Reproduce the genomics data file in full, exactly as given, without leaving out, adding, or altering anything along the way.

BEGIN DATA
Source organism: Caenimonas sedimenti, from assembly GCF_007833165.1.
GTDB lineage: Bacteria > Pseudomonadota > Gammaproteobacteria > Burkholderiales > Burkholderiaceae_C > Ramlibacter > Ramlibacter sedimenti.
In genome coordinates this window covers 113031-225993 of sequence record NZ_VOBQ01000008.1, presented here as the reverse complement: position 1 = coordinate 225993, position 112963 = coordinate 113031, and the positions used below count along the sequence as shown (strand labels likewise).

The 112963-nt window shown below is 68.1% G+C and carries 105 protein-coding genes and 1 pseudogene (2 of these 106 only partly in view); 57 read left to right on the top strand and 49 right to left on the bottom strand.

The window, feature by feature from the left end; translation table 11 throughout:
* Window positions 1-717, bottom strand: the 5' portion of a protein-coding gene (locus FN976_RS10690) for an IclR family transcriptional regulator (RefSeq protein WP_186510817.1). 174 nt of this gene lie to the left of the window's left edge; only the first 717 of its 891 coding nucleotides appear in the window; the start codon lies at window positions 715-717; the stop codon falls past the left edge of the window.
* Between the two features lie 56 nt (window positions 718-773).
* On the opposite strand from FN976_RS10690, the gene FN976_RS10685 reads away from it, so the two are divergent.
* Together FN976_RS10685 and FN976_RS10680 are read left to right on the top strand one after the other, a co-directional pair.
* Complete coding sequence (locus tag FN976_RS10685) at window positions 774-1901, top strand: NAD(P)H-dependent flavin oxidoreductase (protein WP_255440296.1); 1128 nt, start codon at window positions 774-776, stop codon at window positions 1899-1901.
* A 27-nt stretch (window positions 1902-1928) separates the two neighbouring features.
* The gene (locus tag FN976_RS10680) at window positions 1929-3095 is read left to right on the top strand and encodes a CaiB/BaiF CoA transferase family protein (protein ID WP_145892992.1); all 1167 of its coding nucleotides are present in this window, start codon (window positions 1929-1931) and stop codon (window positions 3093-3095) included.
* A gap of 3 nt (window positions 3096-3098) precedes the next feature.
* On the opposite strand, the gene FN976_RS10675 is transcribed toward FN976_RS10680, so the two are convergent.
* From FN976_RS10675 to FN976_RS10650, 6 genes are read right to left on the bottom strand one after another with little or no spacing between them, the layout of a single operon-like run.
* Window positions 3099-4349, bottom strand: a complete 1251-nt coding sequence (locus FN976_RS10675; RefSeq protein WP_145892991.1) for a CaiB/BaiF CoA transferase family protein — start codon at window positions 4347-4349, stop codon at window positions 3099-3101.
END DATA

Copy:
Source organism: Caenimonas sedimenti, from assembly GCF_007833165.1.
GTDB lineage: Bacteria > Pseudomonadota > Gammaproteobacteria > Burkholderiales > Burkholderiaceae_C > Ramlibacter > Ramlibacter sedimenti.
In genome coordinates this window covers 113031-225993 of sequence record NZ_VOBQ01000008.1, presented here as the reverse complement: position 1 = coordinate 225993, position 112963 = coordinate 113031, and the positions used below count along the sequence as shown (strand labels likewise).

The 112963-nt window shown below is 68.1% G+C and carries 105 protein-coding genes and 1 pseudogene (2 of these 106 only partly in view); 57 read left to right on the top strand and 49 right to left on the bottom strand.

The window, feature by feature from the left end; translation table 11 throughout:
* Window positions 1-717, bottom strand: the 5' portion of a protein-coding gene (locus FN976_RS10690) for an IclR family transcriptional regulator (RefSeq protein WP_186510817.1). 174 nt of this gene lie to the left of the window's left edge; only the first 717 of its 891 coding nucleotides appear in the window; the start codon lies at window positions 715-717; the stop codon falls past the left edge of the window.
* Between the two features lie 56 nt (window positions 718-773).
* On the opposite strand from FN976_RS10690, the gene FN976_RS10685 reads away from it, so the two are divergent.
* Together FN976_RS10685 and FN976_RS10680 are read left to right on the top strand one after the other, a co-directional pair.
* Complete coding sequence (locus tag FN976_RS10685) at window positions 774-1901, top strand: NAD(P)H-dependent flavin oxidoreductase (protein WP_255440296.1); 1128 nt, start codon at window positions 774-776, stop codon at window positions 1899-1901.
* A 27-nt stretch (window positions 1902-1928) separates the two neighbouring features.
* The gene (locus tag FN976_RS10680) at window positions 1929-3095 is read left to right on the top strand and encodes a CaiB/BaiF CoA transferase family protein (protein ID WP_145892992.1); all 1167 of its coding nucleotides are present in this window, start codon (window positions 1929-1931) and stop codon (window positions 3093-3095) included.
* A gap of 3 nt (window positions 3096-3098) precedes the next feature.
* On the opposite strand, the gene FN976_RS10675 is transcribed toward FN976_RS10680, so the two are convergent.
* From FN976_RS10675 to FN976_RS10650, 6 genes are read right to left on the bottom strand one after another with little or no spacing between them, the layout of a single operon-like run.
* Window positions 3099-4349, bottom strand: a complete 1251-nt coding sequence (locus FN976_RS10675; RefSeq protein WP_145892991.1) for a CaiB/BaiF CoA transferase family protein — start codon at window positions 4347-4349, stop codon at window positions 3099-3101.